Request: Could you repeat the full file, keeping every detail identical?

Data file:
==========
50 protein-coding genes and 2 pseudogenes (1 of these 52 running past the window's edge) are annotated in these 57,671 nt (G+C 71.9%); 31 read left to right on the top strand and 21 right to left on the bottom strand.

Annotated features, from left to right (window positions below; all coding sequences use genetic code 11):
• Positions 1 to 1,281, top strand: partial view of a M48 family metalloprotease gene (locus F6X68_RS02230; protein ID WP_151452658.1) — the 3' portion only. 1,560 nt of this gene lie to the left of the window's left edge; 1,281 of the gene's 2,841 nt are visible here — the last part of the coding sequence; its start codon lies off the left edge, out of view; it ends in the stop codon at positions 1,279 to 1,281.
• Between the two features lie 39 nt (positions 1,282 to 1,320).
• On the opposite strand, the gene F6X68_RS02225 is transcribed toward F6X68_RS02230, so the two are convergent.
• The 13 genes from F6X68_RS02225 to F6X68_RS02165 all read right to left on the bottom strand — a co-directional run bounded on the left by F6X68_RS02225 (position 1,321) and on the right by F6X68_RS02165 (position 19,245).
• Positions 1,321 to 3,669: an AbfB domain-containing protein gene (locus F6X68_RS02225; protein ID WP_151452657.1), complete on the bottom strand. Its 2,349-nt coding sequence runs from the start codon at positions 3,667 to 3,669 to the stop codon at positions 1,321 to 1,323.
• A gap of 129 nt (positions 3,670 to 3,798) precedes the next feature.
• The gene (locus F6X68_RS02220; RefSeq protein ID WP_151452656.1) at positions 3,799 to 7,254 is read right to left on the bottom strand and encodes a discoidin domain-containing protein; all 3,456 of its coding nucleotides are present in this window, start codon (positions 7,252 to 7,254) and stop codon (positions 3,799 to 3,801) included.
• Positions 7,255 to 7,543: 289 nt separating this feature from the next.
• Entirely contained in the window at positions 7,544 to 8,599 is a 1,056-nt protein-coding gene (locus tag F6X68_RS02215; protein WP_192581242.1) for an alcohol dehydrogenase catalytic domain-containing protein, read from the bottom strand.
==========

50 protein-coding genes and 2 pseudogenes (1 of these 52 running past the window's edge) are annotated in these 57,671 nt (G+C 71.9%); 31 read left to right on the top strand and 21 right to left on the bottom strand.

Annotated features, from left to right (window positions below; all coding sequences use genetic code 11):
• Positions 1 to 1,281, top strand: partial view of a M48 family metalloprotease gene (locus F6X68_RS02230; protein ID WP_151452658.1) — the 3' portion only. 1,560 nt of this gene lie to the left of the window's left edge; 1,281 of the gene's 2,841 nt are visible here — the last part of the coding sequence; its start codon lies off the left edge, out of view; it ends in the stop codon at positions 1,279 to 1,281.
• Between the two features lie 39 nt (positions 1,282 to 1,320).
• On the opposite strand, the gene F6X68_RS02225 is transcribed toward F6X68_RS02230, so the two are convergent.
• The 13 genes from F6X68_RS02225 to F6X68_RS02165 all read right to left on the bottom strand — a co-directional run bounded on the left by F6X68_RS02225 (position 1,321) and on the right by F6X68_RS02165 (position 19,245).
• Positions 1,321 to 3,669: an AbfB domain-containing protein gene (locus F6X68_RS02225; protein ID WP_151452657.1), complete on the bottom strand. Its 2,349-nt coding sequence runs from the start codon at positions 3,667 to 3,669 to the stop codon at positions 1,321 to 1,323.
• A gap of 129 nt (positions 3,670 to 3,798) precedes the next feature.
• The gene (locus F6X68_RS02220; RefSeq protein ID WP_151452656.1) at positions 3,799 to 7,254 is read right to left on the bottom strand and encodes a discoidin domain-containing protein; all 3,456 of its coding nucleotides are present in this window, start codon (positions 7,252 to 7,254) and stop codon (positions 3,799 to 3,801) included.
• Positions 7,255 to 7,543: 289 nt separating this feature from the next.
• Entirely contained in the window at positions 7,544 to 8,599 is a 1,056-nt protein-coding gene (locus tag F6X68_RS02215; protein WP_192581242.1) for an alcohol dehydrogenase catalytic domain-containing protein, read from the bottom strand.